Building A Digital And Subscription Community For Hockey Parents

ice hockey

To help hockey players stay up to date on the latest sports equipment, eCommerce innovator the PenaltyBox offers subscription boxes comprised of a myriad of hockey essentials, from well-known brands to up-and-coming companies the PenaltyBox team tests themselves. They keep their business personal: the product manager is a hockey coach and hockey dad who is out on the rinks daily, thinking of new products and ideas to cater to other parents of budding young hockey stars.

It’s a “straightforward signup process,” CEO and Founder Drew Laine told PYMNTS in an interview. The company offers a few different boxes — with one designed for those age 12 and younger, one for ages 12 and older, one intended for beer leaguers and one meant for goalies. “You choose from that,” Laine said. The company’s largest target market is the 12-and-under age group.

Once consumers make that decision, they can select a shirt size, sock size and gender. The company offers both month-to-month and prepaid plans, with credit cards and PayPal as payment options. When it comes to getting products for the boxes, the company sources its own items through manufacturers, and it also works with small to medium-sized manufacturers trying to get their products into the boxes.

The PenaltyBox also aims to have a different theme every month — whether its skate care, stick handling, or shooting. And while the boxes are different every month, the firm might have a quarterly re-run of the consumables in hockey like tape, a mouth guard or a new training tool.

The Marketing Strategy 

The company typically looks for hockey parents — particularly hockey moms with children around the age of 12 — for its targeted marketing. The company got its start marketing in the blogging world, but its biggest marketing tool came when it needed to drop its acquisition costs in 2017.

It conducted many media buys with Facebook, Google and different partners and realized that if its acquisition costs stayed the way that they were, the company would not exist much longer. So, it decided to start a private Facebook group for hockey parents. “And that has blossomed” to include “hockey parents across the United States and Canada,” Laine said. He sees it less as a group and more of a community. Laine says that the company built the community into a place that provides value through content as well as deals.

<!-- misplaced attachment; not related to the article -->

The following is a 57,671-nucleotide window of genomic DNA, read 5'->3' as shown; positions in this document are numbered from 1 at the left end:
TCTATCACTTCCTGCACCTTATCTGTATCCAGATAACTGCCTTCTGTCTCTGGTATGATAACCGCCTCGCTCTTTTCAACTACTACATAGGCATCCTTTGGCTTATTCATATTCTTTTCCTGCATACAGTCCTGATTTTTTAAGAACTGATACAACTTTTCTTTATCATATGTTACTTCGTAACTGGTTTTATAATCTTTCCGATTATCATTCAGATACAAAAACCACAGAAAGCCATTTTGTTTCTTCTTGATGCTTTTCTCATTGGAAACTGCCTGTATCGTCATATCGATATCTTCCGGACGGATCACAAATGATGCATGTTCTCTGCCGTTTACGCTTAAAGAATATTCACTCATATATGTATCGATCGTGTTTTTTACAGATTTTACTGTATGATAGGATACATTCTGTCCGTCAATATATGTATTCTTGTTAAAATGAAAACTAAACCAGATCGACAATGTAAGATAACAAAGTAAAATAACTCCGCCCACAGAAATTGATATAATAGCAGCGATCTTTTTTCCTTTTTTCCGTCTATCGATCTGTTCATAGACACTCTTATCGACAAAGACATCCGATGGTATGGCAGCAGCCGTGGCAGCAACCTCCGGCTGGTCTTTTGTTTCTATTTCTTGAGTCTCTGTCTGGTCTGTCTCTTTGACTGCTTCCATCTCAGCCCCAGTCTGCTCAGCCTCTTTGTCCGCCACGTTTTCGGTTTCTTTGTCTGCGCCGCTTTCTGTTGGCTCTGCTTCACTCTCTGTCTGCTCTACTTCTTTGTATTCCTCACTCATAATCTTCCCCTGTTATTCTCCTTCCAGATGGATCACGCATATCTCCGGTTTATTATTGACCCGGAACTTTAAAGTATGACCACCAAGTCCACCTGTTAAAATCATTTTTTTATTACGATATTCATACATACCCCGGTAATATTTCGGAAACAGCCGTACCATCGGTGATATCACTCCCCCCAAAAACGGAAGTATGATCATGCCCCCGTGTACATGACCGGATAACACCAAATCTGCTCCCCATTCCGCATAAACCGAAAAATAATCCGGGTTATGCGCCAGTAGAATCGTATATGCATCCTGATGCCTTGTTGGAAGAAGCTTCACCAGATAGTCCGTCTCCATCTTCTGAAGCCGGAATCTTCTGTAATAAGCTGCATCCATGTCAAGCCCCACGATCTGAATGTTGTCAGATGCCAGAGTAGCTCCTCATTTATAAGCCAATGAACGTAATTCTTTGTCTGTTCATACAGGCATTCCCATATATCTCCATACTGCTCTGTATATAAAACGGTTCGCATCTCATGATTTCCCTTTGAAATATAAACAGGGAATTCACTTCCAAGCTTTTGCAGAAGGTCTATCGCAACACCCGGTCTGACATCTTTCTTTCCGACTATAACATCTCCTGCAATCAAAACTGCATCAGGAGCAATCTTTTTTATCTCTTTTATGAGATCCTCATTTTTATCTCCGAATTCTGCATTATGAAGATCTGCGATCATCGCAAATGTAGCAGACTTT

The company also has a unique way of deciding which products make the cut for the group. If a given product was well-reviewed in January, in one case, it will reach out to box subscribers in February. It will ask them for photos of players using the product and what they think about the item. If the response is positive, it will go into the Facebook group in February and sell the product at a discount. That, Laine says, has proven to be the best marketing channel as of today. Beyond subscriptions, shoppers can buy individual items on the company’s website. SkaBoots, RollerGards and A&R Goalie Sweatbands are among the products listed on its accessory page.

For the future, the PenaltyBox is dabbling in the retail market. It purchased a rink shop, and Laine says the company is going to use the stores as different warehouse locations around the United States where it can cut down on shipping times. It is also going to use the stores to get eyes and as destinations for consumers to further recognize its brand. For the subscription service, it aims to get more of a footprint in Canada and see how it can provide value to families in that market. (Consumers in Canada can currently order a subscription box, and the company just opened a warehouse location up north of the border outside of Toronto.)

The PenaltyBox, however, is not the only subscription box serving athletes. RunLocker, a subscription box service geared toward runners, offers a main item in its box, which is the most valuable product. That could be a T-shirt, a pair of sunglasses or a baseball cap. There is also a secondary item, which could be a product that is more aligned with stretching exercises, rehabilitation, or general fitness, such as a jump rope. The third might be an energy product like bars, gel, or gummies. RunLocker works with a range of companies from startup-type firms to national brands making unique products such as maple syrup gels in Canada.

From Run Locker to PenaltyBox, innovators are aiming to provide equipment and gear tailored to the particular needs of runners or hockey players through subscriptions and Facebook communities.



The PYMNTS Cross-Border Merchant Friction Index analyzes the key friction points experienced by consumers browsing, shopping and paying for purchases on international eCommerce sites. PYMNTS examined the checkout processes of 266 B2B and B2C eCommerce sites across 12 industries and operating from locations across Europe and the United States to provide a comprehensive overview of their checkout offerings.